Save The Ribble

A blog dedicated to preserving the beauty and delicate ecosystem of the River Ribble, and opposing the Riverworks 'vision' to build a barrage on our River and develop on our riverbanks, floodplains and green spaces, causing damage to wildlife and the environment and increasing the risk of flooding to our homes. Save the Ribble Campaign is not responsible for the content of external blogs or websites which link here.

Monday, September 18, 2006

Ribble Fishwick Bottoms Clean-Up A Success!

Hundreds of local people turned out in force in the clean-up operations running throughout Lancashire as part of the ITV Big Clean-Up, and the Ribble Big Clean-Up at Fishwick Bottoms was no exception.

An army of local volunteers, including a good number of Save The Ribblers, helped to remove the alien invader species Himalayan Balsam from the woodlands and meadows of Fishwick Bottoms, and clear up huge skip-loads of rubbish from this beautiful area.

The natural woodlands soon began to reappear from the jungle of Balsam which swamps any area it occupies and drives out native plant species, the biodiversity of our native woodlands, meadows and especially riverbanks suffering as a result. Now these cleared areas can re-colonise themselves with native plant species.

This whole day event also involved entertainment and art activities, and free food for the local Ribblesiders cleaning up this area.

The entertainment included a very unusual species of butterfly never seen at Fishwick Bottoms before!!!

This pile of rubbish alone was choking just a small area of Fishwick Bottoms...

...which can now be returned to a wildlife habitat once more!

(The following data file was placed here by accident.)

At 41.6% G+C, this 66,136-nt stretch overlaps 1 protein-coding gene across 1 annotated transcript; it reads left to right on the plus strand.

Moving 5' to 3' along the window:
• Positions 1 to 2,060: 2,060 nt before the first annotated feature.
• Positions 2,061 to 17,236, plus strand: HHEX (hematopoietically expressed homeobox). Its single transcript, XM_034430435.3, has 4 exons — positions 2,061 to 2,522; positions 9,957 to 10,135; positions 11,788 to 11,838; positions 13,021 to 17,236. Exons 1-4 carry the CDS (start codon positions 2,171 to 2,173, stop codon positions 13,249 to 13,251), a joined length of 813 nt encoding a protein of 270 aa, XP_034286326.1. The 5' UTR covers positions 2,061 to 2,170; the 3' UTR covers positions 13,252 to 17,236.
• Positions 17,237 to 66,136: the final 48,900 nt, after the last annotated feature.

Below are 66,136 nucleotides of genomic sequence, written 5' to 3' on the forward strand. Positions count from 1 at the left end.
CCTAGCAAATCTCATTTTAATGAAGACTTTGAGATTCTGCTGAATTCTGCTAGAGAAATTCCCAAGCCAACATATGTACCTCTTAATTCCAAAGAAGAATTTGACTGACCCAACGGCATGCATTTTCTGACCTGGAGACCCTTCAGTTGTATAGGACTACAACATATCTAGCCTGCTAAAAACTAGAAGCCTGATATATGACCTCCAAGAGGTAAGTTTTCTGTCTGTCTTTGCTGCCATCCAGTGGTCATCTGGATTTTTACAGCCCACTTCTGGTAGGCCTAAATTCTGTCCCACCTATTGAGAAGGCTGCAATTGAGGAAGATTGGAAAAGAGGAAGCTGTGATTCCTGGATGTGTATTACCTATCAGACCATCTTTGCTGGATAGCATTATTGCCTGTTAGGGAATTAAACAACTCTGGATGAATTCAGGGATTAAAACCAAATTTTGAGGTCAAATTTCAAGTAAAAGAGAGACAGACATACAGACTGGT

Local people value this area for its peace and quiet, and its diverse wildlife - even deer have been seen on Fishwick Bottoms! And this is only 5 minutes from Preston City Centre!

You can read more about how the Wildlife Trust for Lancashire, in conjunction with local residents, are currently working towards designating a further area of Fishwick Bottoms a Local Nature Reserve, and why the last thing local residents want on Fishwick Bottoms is new building developments.

The ITV Big Clean-Up was organised by the Wildlife Trust for Lancashire in conjunction with the Community Volunteer Service, and was helped by numerous other organisations such as Preston City Council and their park wardens. The Wildlife Trust do a great deal of work on Fishwick Bottoms and other local green spaces all year round, including Preston and South Ribble and other areas along the Ribble corridor, so by all means volunteer for more of the same!

The Ribble Fishwick Bottoms Clean-Up has been a huge success, and the day was a very enjoyable event for everyone involved - and the biodiversity of our local green belt has benefited as a result! Well done to everyone involved!

If you want to share your story of the Ribble Clean-Up or other Ribbleside Tales, you can email us at

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At 5:49 am, Anonymous Anonymous said...

Hi, my name is Michael and me and my classmates are sort of trying to do what you guys are doing. Well we are trying to get rid of pollution in our local river (the Hautapu) We would all greatly appreciate it if you wrote back sharing some of your experiences with us and telling us a little bit more about your project. Also if you have any ideas or suggestions that would be greatly appreciated! Cheers

At 10:43 am, Blogger Reigh Belisama said...

This comment has been removed by the author.

At 10:46 am, Blogger Reigh Belisama said...

Hi Michael,
great to hear from you, the pictures of the Hautapu River I've found on the internet show you have a beautiful river there.
A good way to start is searches online with your river's name and see who has interests in and responsibility for your river (including Governmental responsibility such as environmental responsibility - and whoever grants licences to discharge stuff into the river), and see if you can find other local interest groups such as fishing groups, wildlife interests, and talk to them (this is where the internet and email is so useful!).
Also, if you fancy it, why not set up your own blog about it? It's a great way of raising awareness and publicising information, and is so easy to do.
But always make sure you show where your information is from and be careful that you don't fall foul of libel laws.
Good Luck!
Save The Hautapu River!!


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